I. Press material – SHORT
At the International Architecture Exhibition of the Venice Biennale. Hungary will participates with a BorderLINE Architecture project authored by two young architects, Andor Wesselényi-Garay and Marcel Ferencz.
The installation in the Hungarian Pavilion defines the Line as the origin of the architectural idea as opposed to the House. The radical manifesto of the exhibition proclaims that architects do not build houses, nor do they create spaces: they simply draw. They draw lines with computers, pens and pencils. Lines, which of course by their mere existence do not create spaces since they almost exclusively appear on two-dimensional surfaces. However, the line is the primaeval mode of expression for an architect, and a medium which represents the architectural idea to the same degree as a house. To illustrate this, the exhibition places architects’ drawings, their drawing techniques and in general the line, which is regarded as the basic material of the architect, at its focal point.
The drawing and discovery of the line take place in a “space”, which is neither local nor international, amateur nor professional; geographical nor utopian but rather universal. This universal space is one for drawing, and in a wider sense, for leaving a trace. The exhibition is built upon the notion – which is of course subjective – that the universe represented by the Line and drawing by necessity bridges the gap between the architecture of nations, and between the professional and the amateur.
The central ideas of the project being the birth of the line and its organisation into a drawing bring into being a truly architectural exhibition in a non-architectural vein. This concept is based not merely on the drawing but rather its creation, and not merely the line but also its translation into a living architectural idea. It is the conviction of the organisers that the act of drawing is the common denominator of the work of all architects; therefore, films screened in the Hungarian Pavilion feature not only participants in the Hungarian but also the international architectural scene, such as Heinz Tesar, Tony Fretton, Gaetan Siew, Eduardo Souto de Moura and Sou Fujimoto.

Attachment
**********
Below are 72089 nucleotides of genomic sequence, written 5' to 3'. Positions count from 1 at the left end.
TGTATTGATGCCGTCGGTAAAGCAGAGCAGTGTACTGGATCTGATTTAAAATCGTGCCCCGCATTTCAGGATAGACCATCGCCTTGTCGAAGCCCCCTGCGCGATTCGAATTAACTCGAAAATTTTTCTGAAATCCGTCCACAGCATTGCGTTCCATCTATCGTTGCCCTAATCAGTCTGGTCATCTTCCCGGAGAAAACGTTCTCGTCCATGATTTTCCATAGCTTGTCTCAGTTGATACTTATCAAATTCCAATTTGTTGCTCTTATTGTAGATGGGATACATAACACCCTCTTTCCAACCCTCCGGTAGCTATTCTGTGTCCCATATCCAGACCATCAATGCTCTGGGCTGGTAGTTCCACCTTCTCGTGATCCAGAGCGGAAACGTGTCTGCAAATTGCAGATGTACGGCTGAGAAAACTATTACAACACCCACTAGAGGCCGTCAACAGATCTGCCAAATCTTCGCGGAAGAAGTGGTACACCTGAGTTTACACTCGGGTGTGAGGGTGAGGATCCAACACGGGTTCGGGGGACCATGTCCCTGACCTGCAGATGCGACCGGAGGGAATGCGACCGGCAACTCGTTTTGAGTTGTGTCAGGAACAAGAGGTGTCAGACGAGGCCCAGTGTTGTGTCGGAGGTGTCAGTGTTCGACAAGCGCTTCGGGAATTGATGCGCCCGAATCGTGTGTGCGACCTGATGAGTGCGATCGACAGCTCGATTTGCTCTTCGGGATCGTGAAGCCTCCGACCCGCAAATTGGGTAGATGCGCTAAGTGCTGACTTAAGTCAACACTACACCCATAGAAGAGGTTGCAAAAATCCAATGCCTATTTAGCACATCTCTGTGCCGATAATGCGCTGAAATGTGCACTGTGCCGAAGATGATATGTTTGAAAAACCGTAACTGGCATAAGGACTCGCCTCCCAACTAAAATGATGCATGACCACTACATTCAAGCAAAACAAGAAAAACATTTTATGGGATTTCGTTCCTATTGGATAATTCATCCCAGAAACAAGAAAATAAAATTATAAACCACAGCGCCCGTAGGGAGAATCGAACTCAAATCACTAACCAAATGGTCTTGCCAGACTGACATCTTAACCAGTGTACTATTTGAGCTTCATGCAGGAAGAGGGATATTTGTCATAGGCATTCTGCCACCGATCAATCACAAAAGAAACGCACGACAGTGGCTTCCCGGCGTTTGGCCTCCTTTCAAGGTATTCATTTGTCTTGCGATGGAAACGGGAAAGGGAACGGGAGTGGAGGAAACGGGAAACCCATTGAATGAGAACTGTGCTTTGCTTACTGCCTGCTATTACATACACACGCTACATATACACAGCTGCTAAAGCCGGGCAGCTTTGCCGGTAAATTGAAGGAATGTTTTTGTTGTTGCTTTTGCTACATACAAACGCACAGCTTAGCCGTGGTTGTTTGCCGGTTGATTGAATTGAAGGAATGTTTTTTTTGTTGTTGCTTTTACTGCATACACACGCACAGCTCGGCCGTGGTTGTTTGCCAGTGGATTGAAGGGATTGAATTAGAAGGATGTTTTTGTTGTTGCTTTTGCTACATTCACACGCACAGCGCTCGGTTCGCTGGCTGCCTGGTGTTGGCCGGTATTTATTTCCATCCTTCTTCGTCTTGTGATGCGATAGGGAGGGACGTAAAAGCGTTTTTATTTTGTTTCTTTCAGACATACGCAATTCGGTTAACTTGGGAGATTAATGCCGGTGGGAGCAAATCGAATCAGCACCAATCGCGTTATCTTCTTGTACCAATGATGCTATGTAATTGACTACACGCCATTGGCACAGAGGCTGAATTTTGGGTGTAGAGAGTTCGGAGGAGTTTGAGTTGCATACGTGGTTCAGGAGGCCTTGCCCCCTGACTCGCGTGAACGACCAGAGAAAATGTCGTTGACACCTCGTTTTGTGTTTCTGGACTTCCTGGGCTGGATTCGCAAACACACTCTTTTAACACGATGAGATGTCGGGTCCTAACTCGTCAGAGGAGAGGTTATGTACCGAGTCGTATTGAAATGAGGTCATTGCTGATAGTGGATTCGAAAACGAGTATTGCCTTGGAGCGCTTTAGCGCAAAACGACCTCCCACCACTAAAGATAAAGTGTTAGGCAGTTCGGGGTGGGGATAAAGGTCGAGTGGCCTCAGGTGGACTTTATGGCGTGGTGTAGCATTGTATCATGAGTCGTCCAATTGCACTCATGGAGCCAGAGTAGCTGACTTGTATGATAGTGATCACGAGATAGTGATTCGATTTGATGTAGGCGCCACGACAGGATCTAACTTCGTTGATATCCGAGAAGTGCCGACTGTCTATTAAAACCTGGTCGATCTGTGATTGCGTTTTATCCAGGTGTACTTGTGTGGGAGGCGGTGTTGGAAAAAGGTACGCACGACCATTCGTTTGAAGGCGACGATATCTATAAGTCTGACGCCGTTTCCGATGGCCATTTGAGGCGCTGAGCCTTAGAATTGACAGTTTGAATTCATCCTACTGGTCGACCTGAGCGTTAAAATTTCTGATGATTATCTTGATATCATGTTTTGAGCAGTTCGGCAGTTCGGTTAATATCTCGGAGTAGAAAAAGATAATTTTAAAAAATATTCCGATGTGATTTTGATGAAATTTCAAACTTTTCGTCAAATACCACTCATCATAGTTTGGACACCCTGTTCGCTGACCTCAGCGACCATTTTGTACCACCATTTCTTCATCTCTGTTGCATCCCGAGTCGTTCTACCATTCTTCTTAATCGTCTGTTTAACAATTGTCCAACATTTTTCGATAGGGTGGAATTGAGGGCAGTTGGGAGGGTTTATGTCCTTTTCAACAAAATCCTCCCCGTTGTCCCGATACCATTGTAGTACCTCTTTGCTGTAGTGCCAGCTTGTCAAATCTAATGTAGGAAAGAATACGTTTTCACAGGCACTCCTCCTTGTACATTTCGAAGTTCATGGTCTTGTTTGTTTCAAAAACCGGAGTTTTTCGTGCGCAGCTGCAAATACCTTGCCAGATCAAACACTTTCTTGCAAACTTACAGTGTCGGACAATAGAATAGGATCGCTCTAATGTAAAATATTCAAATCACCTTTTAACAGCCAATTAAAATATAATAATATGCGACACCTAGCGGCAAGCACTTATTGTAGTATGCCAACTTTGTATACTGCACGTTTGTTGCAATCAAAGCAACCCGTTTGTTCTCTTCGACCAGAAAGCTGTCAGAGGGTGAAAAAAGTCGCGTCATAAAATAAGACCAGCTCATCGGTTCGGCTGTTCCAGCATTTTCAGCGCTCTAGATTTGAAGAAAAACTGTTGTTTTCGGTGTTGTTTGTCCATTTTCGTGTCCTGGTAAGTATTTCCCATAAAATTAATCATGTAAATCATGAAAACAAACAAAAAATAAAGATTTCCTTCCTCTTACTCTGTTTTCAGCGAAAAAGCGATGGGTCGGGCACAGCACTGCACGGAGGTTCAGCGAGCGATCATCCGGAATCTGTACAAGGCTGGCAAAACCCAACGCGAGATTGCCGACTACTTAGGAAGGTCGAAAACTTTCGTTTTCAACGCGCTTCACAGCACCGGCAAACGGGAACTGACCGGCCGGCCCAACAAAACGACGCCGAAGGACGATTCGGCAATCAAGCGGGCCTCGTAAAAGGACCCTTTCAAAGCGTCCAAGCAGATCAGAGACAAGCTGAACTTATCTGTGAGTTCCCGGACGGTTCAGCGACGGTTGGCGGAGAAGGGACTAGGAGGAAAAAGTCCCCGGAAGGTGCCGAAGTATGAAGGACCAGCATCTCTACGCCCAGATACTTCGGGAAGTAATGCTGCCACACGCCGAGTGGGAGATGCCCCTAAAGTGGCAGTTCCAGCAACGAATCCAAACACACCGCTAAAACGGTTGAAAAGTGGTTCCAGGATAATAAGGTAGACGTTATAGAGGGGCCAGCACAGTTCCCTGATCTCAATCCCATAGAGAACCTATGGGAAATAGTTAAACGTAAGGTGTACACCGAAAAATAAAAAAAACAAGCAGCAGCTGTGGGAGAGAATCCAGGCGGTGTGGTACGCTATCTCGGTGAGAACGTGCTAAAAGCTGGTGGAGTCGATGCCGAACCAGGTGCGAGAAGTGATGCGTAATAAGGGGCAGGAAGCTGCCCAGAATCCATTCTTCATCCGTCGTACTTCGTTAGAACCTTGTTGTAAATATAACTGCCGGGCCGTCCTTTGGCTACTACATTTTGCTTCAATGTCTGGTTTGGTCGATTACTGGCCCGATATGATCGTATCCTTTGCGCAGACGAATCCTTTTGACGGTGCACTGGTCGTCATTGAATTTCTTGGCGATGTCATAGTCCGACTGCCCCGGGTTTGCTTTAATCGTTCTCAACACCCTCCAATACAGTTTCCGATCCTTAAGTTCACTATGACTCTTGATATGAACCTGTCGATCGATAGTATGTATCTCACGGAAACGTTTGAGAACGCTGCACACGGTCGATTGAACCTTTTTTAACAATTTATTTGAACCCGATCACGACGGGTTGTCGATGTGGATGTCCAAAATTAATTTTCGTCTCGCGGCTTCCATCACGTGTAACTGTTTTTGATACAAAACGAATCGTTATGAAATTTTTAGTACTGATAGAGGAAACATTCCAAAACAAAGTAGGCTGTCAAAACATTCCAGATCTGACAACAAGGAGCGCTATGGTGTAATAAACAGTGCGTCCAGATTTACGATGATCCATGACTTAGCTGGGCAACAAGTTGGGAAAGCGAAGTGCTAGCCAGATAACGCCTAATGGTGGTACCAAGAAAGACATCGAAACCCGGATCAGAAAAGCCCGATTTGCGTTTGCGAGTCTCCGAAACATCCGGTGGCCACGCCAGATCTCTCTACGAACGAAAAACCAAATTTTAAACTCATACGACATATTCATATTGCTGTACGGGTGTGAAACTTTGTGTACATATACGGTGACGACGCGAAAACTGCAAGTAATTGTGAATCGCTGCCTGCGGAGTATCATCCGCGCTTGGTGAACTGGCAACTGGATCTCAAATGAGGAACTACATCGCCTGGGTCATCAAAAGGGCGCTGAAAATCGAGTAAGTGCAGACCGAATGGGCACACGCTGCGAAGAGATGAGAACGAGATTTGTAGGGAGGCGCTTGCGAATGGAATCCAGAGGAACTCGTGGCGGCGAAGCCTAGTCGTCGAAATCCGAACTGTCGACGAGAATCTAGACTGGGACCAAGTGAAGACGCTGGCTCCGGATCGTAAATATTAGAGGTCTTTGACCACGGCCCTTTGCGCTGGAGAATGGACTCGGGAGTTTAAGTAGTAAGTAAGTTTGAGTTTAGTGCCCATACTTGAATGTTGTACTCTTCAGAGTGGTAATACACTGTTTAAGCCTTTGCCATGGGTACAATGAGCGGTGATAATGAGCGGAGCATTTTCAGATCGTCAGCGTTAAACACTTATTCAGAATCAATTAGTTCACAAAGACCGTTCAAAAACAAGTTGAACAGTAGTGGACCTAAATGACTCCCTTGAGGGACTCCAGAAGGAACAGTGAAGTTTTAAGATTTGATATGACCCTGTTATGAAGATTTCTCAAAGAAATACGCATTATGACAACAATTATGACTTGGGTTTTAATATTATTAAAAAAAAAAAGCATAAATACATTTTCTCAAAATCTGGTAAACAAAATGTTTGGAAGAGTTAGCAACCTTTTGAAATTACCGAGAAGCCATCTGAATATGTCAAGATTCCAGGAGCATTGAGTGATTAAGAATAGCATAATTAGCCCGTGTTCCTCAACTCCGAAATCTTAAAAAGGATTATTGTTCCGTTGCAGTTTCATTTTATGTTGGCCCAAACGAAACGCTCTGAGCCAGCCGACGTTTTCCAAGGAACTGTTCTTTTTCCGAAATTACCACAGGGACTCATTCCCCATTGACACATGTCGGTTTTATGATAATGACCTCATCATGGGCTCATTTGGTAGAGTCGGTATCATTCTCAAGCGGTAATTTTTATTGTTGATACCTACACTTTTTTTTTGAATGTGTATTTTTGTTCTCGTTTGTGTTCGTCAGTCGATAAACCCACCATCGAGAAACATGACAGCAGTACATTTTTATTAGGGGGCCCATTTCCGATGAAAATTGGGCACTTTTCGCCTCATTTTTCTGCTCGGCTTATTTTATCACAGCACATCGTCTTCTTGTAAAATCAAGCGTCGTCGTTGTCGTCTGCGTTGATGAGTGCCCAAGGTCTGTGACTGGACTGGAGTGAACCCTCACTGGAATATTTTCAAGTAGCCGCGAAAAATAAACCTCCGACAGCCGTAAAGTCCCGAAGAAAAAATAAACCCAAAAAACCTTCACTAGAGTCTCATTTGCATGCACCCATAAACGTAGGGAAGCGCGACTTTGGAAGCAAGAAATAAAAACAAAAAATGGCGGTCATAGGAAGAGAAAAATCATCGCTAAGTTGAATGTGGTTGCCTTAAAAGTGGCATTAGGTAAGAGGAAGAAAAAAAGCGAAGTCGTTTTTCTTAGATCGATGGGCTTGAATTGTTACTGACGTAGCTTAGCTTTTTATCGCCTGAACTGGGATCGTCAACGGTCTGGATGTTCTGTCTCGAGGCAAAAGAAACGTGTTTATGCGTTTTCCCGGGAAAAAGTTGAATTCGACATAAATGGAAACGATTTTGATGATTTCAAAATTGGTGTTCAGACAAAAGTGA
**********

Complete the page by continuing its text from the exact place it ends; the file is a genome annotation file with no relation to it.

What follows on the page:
The films about drawing and the screenings about the creation of lines will be presented in an installation medium aimed at illustrating how lines are translated into architecture. This installation will require thirty thousand pencils and almost one hundred kilometres of thread.
The installation of the Hungarian Pavilion presents the elemental state and borderline position of architecture. The installation programme (BorderLINE) relates to the geographical sensation of borderlineness in just the same way as the state of mind of the designer split between current and atavistic trends. It equally refers to the birth of drawing and architecture and the dichotomy between here and there, the external and the internal, the I and THE OTHER.
II. Press material – LONG
About the exhibition in the Hungarian Pavilion of the International Architectural Exhibition 2010, la Biennale di Venezia.
1. A story
In the spring of 2009, at an architectural conference organised by Oris Magazine in Zagreb, Alvaro Siza was the last speaker. At the end of the lecture, Marcel Ferencz, who is the architect of the exhibition constructed in the Hungarian Pavilion, joined the queue forming up to collect autographs. Although winding queues of this kind for famous architects have slowly become commonplace, the formalities of the architectural star system carry many a nervous moment along with them. For example, a moment when somebody comes face to face with the person whom up to that point they had only known through their work and photographs. After a few minutes, when it became Marcel’s turn to collect Alvaro Size’s autograph, he handed the monograph over saying: A big graphic please! In the tenseness of the situation he had jumbled up his words and condensed autograph, biography and monograph.